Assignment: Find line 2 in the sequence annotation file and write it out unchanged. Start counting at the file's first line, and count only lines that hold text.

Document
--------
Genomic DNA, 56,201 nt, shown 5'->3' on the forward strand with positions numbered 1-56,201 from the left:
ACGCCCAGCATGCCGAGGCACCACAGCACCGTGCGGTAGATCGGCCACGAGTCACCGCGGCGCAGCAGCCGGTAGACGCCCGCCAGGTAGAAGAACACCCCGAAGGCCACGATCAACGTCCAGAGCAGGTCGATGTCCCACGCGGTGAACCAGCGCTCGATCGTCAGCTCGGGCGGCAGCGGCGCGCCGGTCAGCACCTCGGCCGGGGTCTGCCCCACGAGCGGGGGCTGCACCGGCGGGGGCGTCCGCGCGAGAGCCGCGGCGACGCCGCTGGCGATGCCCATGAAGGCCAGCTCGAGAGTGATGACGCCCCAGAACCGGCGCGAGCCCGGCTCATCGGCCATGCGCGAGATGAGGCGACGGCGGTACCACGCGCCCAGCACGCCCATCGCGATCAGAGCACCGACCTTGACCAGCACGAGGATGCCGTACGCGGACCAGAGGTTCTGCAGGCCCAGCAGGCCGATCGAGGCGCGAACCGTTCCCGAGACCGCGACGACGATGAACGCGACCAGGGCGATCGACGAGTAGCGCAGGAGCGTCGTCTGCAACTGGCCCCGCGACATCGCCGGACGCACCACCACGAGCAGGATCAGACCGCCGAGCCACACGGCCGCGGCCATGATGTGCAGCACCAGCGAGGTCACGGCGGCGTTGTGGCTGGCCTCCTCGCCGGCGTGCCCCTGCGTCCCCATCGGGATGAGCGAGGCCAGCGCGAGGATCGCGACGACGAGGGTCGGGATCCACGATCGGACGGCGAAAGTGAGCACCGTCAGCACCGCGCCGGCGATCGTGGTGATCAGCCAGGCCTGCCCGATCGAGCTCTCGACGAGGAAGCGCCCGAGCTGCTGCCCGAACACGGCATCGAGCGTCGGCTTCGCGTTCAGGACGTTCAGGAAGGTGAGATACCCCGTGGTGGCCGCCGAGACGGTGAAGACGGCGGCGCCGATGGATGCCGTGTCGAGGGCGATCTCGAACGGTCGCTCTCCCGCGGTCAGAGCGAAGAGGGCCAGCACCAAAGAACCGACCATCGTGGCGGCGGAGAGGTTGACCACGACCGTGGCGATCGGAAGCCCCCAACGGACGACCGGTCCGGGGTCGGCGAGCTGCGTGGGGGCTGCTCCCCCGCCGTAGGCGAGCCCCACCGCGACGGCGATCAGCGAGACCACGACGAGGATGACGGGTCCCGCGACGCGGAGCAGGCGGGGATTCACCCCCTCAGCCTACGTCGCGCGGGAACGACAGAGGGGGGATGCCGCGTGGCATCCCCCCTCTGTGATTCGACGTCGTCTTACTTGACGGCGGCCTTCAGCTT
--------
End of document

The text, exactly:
ACGCCCAGCATGCCGAGGCACCACAGCACCGTGCGGTAGATCGGCCACGAGTCACCGCGGCGCAGCAGCCGGTAGACGCCCGCCAGGTAGAAGAACACCCCGAAGGCCACGATCAACGTCCAGAGCAGGTCGATGTCCCACGCGGTGAACCAGCGCTCGATCGTCAGCTCGGGCGGCAGCGGCGCGCCGGTCAGCACCTCGGCCGGGGTCTGCCCCACGAGCGGGGGCTGCACCGGCGGGGGCGTCCGCGCGAGAGCCGCGGCGACGCCGCTGGCGATGCCCATGAAGGCCAGCTCGAGAGTGATGACGCCCCAGAACCGGCGCGAGCCCGGCTCATCGGCCATGCGCGAGATGAGGCGACGGCGGTACCACGCGCCCAGCACGCCCATCGCGATCAGAGCACCGACCTTGACCAGCACGAGGATGCCGTACGCGGACCAGAGGTTCTGCAGGCCCAGCAGGCCGATCGAGGCGCGAACCGTTCCCGAGACCGCGACGACGATGAACGCGACCAGGGCGATCGACGAGTAGCGCAGGAGCGTCGTCTGCAACTGGCCCCGCGACATCGCCGGACGCACCACCACGAGCAGGATCAGACCGCCGAGCCACACGGCCGCGGCCATGATGTGCAGCACCAGCGAGGTCACGGCGGCGTTGTGGCTGGCCTCCTCGCCGGCGTGCCCCTGCGTCCCCATCGGGATGAGCGAGGCCAGCGCGAGGATCGCGACGACGAGGGTCGGGATCCACGATCGGACGGCGAAAGTGAGCACCGTCAGCACCGCGCCGGCGATCGTGGTGATCAGCCAGGCCTGCCCGATCGAGCTCTCGACGAGGAAGCGCCCGAGCTGCTGCCCGAACACGGCATCGAGCGTCGGCTTCGCGTTCAGGACGTTCAGGAAGGTGAGATACCCCGTGGTGGCCGCCGAGACGGTGAAGACGGCGGCGCCGATGGATGCCGTGTCGAGGGCGATCTCGAACGGTCGCTCTCCCGCGGTCAGAGCGAAGAGGGCCAGCACCAAAGAACCGACCATCGTGGCGGCGGAGAGGTTGACCACGACCGTGGCGATCGGAAGCCCCCAACGGACGACCGGTCCGGGGTCGGCGAGCTGCGTGGGGGCTGCTCCCCCGCCGTAGGCGAGCCCCACCGCGACGGCGATCAGCGAGACCACGACGAGGATGACGGGTCCCGCGACGCGGAGCAGGCGGGGATTCACCCCCTCAGCCTACGTCGCGCGGGAACGACAGAGGGGGGATGCCGCGTGGCATCCCCCCTCTGTGATTCGACGTCGTCTTACTTGACGGCGGCCTTCAGCTT